Have You Played… Star Trek: Hidden Evil?

Have You Played? is an endless stream of game recommendations. One a day, every day of the year, perhaps for all time.

There have been many Star Trek games, and there have been many terrible Star Trek games, but there are a surprising number on the good list too. For every Starship Creator there’s an Elite Force 2. And they even managed a good few adventures, high among them, Hidden Evil.

There was, it must be admitted, something thrilling about games coming out in ’99 that so faithfully recreated the ongoing Next Generation franchise. It was in its movies phase by this point, but that didn’t stop the main cast showing up to record voices for this game set nine months after the dreadful Star Trek: Insurrection.

Unlike other adventure titles featuring the various crews, this one had you play as an ensign working alongside Picard and Data in a surprisingly involved story that followed on from the events in the film. It also has some really splendid puzzles, up there with the best of the genre. The only downside is the use of the same shopping trolley controls as Grim Fandango.

It’s a proper shame it’s not available to buy on any digital stores, but there are always copies hovering around on eBay.


  1. crowleyhammer says:

    Never played this but I did play A Final Unity which I really enjoyed.

    • C0llic says:

      Another vote for ‘A final Unity’ here. It had its flaws, but I do remember really enjoying it. However, I’m not sure how much of that was due to it being Star Trek and not utterly terrible.

    • Durkonkell says:

      I always really wanted to play A Final Unity, but I could never get it to work even when it was contemporary. Still hoping for a GOG release now that they’ve picked up a few early ST games.

  2. KesMonkey says:

    “The only downside is the use of the same shopping trolley controls as Grim Fandango”

    Commonly known in the industry as “Tank controls”.

  3. Kestrel says:

    Well now hang on a sec. I just rewatched Insurrection last night, and it wasn’t half as bad as I remembered it. It was just an extended, average-grade episode.

    • waltC says:

      The older we get, the more that happens…;)

    • Jay Load says:

      Yeah, I watched Nemesis the other day and…haha, no, it’s still terrible.

    • tranchera says:

      It was a very long, average episode with some stupid magic shoved in. After First Contact, which was a big action romp, it left a lot to be desired.

      It’s definitely not the worst, but that’s not saying much, because most of the TNG films were pretty average.

    • SomeDuder says:

      Worf fires a purple space-bazooka tho.

  4. Beefenstein says:

    I’d happily pay for more Next Gen anything, if it was up there with the good-to-best of the series. TV, film, games, downloadable toilet covers… anything.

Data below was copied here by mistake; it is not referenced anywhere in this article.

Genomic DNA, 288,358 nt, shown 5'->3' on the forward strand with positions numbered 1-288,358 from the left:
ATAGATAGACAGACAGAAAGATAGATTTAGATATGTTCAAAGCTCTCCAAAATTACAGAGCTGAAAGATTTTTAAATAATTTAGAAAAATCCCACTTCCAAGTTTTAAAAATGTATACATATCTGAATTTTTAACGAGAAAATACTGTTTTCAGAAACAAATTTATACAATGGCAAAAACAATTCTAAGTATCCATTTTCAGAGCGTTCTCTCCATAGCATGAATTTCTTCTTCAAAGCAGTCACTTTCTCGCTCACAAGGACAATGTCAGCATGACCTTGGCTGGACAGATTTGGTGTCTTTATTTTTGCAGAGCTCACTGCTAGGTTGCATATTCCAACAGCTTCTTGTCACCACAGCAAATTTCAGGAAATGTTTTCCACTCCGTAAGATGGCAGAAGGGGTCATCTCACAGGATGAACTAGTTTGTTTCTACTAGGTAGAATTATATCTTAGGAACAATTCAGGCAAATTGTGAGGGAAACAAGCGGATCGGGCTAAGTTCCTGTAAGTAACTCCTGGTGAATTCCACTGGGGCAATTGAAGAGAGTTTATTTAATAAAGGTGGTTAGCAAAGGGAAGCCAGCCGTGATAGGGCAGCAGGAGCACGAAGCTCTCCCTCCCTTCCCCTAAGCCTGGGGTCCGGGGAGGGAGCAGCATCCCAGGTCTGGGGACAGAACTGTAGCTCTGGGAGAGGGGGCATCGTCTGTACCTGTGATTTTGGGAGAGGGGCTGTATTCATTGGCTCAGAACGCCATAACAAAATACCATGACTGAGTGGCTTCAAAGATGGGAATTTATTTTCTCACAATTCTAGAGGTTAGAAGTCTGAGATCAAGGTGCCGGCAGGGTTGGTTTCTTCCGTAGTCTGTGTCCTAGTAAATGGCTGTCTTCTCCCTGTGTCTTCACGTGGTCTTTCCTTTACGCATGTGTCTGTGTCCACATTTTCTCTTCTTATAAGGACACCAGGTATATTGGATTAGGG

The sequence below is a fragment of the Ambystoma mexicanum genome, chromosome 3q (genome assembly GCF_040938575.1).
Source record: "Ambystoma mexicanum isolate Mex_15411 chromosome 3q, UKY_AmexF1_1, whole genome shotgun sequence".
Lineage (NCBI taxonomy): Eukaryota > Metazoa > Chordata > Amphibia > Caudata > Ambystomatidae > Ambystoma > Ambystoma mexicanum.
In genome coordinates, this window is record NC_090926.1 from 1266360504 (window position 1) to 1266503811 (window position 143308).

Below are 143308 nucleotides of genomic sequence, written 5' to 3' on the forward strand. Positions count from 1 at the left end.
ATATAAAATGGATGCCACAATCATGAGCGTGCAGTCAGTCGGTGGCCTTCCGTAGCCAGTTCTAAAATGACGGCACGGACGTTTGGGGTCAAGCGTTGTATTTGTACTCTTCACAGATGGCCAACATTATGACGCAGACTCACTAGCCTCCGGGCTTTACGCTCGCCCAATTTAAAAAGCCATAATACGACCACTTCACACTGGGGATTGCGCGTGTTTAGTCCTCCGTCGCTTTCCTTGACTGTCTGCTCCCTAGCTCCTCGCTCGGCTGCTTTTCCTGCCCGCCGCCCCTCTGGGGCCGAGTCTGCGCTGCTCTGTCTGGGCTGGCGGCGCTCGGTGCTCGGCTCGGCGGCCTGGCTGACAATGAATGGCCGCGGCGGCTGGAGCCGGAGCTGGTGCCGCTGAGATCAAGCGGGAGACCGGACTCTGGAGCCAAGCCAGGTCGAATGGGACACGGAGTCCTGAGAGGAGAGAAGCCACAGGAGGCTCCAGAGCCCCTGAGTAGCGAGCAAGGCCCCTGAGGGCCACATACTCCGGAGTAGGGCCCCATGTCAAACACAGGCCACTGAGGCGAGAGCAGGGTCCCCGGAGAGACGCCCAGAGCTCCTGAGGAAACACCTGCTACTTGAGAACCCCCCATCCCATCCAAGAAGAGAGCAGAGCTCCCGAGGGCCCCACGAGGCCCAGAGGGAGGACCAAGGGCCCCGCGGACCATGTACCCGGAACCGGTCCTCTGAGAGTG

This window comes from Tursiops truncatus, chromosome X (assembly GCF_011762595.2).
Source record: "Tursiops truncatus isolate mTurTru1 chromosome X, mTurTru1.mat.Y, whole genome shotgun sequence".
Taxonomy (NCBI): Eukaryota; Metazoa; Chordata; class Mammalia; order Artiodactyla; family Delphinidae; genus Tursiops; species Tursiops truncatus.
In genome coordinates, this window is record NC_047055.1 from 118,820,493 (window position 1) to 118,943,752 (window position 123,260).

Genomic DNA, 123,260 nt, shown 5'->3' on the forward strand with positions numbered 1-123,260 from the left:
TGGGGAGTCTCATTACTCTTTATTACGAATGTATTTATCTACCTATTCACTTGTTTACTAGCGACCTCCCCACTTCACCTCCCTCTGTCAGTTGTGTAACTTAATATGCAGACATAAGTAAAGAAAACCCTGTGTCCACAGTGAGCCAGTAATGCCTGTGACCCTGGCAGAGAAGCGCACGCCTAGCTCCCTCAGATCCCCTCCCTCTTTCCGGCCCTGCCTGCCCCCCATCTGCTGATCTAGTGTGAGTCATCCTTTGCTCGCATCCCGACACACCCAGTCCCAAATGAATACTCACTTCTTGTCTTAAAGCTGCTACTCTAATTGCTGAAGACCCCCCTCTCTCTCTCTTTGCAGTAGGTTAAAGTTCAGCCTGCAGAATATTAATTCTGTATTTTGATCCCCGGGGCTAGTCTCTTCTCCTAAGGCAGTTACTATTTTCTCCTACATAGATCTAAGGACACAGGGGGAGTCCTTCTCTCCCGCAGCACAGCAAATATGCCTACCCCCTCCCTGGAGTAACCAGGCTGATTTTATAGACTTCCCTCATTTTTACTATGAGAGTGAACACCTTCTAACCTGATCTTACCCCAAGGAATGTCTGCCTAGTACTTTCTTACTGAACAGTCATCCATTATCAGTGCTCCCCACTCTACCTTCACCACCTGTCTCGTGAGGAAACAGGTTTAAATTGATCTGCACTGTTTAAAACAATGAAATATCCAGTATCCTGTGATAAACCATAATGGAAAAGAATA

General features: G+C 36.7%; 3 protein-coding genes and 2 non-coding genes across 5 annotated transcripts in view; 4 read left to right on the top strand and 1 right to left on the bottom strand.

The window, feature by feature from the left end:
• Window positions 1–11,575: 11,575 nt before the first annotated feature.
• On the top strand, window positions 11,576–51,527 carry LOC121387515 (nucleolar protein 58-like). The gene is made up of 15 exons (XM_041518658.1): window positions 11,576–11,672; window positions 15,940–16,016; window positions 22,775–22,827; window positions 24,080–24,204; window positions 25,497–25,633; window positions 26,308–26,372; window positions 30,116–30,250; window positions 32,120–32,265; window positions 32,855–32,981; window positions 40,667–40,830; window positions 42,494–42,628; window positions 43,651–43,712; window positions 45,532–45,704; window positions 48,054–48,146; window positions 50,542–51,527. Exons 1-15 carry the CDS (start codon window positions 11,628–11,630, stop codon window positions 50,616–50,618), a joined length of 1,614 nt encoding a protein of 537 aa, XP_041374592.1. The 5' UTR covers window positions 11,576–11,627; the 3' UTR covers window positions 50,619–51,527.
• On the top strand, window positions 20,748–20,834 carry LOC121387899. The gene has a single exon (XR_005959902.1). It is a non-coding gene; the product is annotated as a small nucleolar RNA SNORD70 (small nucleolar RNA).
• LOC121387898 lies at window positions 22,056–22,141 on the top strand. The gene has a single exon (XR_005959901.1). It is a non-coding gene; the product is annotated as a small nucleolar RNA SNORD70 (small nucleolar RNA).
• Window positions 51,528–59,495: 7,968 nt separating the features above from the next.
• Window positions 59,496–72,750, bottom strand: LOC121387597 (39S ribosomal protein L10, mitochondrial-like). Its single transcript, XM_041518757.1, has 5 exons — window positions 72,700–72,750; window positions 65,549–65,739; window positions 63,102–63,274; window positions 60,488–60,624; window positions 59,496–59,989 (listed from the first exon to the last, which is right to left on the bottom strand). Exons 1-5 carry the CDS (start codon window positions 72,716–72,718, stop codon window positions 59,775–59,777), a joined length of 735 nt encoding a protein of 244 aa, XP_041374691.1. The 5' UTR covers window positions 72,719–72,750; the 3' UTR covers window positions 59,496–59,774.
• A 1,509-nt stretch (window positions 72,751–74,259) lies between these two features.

5. ansionnach says:

    Well, this is a surprise. Never played it as I think a lot of the reaction at the time was negative. I don’t even mind the Grim Fandango controls and think that they’re good. Big fan of 25th Anniversary, Judgement Rite and A Final Unity. Thought they were were it began and ended when it came to Star Trek adventures. Was disappointing the Secret of Vulcan Fury never got made.

    • ansionnach says:

      Well, the demo seems to run fine in win7 x64 in both software and 3dfx mode (with a wrapper). It’s a d3d7 game and neither my intel nor nvidia graphics chips render the d3d version properly. There’s probably a way around this but the other versions work so why bother?

      Demo features combat which brings the controls up again: Grim Fandango’s controls were fine because there was no combat. Not sure I’ll get on with this one.

      Another annoyance is a little-known “feature” of newer versions of windows: application compatibility requires an internet connection. Every time you run it it tries to connect to games.metaservices.microsoft.com through rundll32.exe to find out what compatibility settings to use. Normally you can get around this by selecting the correct mode yourself… but none of the manual modes work in this case (tried several combinations of win95, 98, xp with the other compatibility options). Why can’t the blasted compatibility engine save the correct mode so you don’t need to be online in future? Absolutely stupid of Microsoft.

    • ansionnach says:

      Okay, the demo does work with manual compatibility settings. I think issues people are having with the full game stem from the fact that it uses quicktime (demo doesn’t). If there’s a gog release it would be nice if it came with some sort of patch so the quicktime intros would run on a PC that’s offline. It might be possible to patch the full version to show still screens on startup for logos like the demo.

  6. Premium User Badge

    Risingson says:

    Never did though I want to: it’s done by the talented Presto Studios, the guys that managed to release the only really good game in the Myst franchise :)

    • waltC says:

      You know about Presto and the “Buried in Time” series, I assume…

  7. Premium User Badge

    Risingson says:

    But John, here you are just describing the game and Star Trek games with a lack of context that is surprising. I mean, you talk about them in a whole, when they have been developed by wildly different studios and game designers. This is why these games are so wildly different in style, genre, quality and all.